- Archikulture Digest
- August 19, 2018
A fantasy about living and working in Barbara Streisand’s basement to make her happy.
All of This Life (Concord Records). Review by Bob Pomeroy.
Electric Mud (Third Man Records). Review by James Mann.
The birthplace of the blues is captured in the timeless photography of Panny Flautt Mayfield.
Red Hot: A Memphis Celebration of Sun Records (Americana Music Society Records). Review by James Mann.
Trouble & Whiskey ( American Showplace Music). Review by Michelle Wilson.
Chicago Bob Nelson passed away on January 18. James Mann recalls this legendary bluesman.
Victim of the Blues (Delta Groove). Review by James Mann.
Brothers (Nonesuch Records). Review by Eli Didier.
Don Van Vliet, aka Captain Beefheart has died of complications from MS at 69 — now that’s some Low Yo Yo stuff. James Mann recalls a genius.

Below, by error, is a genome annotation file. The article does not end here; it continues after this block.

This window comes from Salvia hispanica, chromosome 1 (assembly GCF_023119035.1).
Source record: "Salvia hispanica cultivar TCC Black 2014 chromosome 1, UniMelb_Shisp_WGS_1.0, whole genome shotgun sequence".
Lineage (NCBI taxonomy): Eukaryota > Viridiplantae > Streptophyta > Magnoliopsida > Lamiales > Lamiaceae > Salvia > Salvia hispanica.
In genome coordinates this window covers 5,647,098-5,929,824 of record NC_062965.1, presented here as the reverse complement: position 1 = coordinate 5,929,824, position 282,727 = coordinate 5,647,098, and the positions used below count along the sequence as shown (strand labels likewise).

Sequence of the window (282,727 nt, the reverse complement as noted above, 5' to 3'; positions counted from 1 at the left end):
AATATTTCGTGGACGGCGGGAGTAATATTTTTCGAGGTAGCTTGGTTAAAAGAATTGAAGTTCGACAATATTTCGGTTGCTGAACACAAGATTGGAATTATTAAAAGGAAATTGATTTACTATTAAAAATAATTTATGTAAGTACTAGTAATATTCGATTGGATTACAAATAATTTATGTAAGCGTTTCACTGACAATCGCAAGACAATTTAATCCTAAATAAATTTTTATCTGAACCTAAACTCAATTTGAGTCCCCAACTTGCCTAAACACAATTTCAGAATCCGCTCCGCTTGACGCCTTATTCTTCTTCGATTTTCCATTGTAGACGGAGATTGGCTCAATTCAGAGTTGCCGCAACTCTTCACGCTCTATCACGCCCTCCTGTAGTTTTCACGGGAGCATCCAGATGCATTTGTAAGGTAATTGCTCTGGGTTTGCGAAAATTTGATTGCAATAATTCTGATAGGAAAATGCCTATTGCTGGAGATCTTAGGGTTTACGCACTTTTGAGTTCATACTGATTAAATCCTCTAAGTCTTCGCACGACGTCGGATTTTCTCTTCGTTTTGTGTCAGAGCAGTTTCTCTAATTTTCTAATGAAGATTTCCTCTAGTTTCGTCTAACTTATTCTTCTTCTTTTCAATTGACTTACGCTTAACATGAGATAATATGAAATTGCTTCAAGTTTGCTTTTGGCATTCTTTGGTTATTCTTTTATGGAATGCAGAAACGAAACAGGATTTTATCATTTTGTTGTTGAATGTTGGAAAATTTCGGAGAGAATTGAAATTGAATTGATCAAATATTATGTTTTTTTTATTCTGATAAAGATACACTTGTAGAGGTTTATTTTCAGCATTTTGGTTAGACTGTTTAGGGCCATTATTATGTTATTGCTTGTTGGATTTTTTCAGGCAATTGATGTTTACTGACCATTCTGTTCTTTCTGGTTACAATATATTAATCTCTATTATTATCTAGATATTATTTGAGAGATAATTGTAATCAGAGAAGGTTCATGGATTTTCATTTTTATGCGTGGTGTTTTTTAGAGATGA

Rockabilly, blues, jazz – delightful Dublin diva Imelda May put everything but the kitchen sink on the Moore Theater’s stage. Seattle hepcat Steve Stav was there to admire it all.
“How High The Moon,” indeed. Imelda May‘s tribute to Les Paul & Mary Ford – with Jeff Beck along for the ride – not only caused quite a sensation at the Grammys, it opened America’s eyes and ears to an Irish singing sensation on the rise. Steve Stav recently talked to Ms. May about her big night, guitar god Beck, and her upcoming U.S. tour.
From Howlin’ Wolf to the Small Faces to Billy Bragg. One man has made the Hammond B-3 hoot and holler with all three — Steve Stav introduces us to the many faces of Ian McLagan.
The blues had a baby, and Art Tipaldi wrote a book about it. James Mann looks at the Children of the Blues.
Just Do Me Right (Fat Possum). Review by Bill Campbell.
The legacy and history of the legendary Chess Records is examined in Nadine Cohodas’ new book, Spinning Blues Into Gold. Bob Pomeroy takes the book for a spin.
The Anthology 1947-1972 and Fathers And Sons (MCA/Chess). Review by James Mann.
Delbert McClinton’s amazing four decade career has found him backing up Howlin’ Wolf, teaching John Lennon to play harmonica, and winning a Grammy for a duet with Bonnie Raitt, to name just a few highlights. Matt Thompson catches up with the undisputed king of roadhouse rock.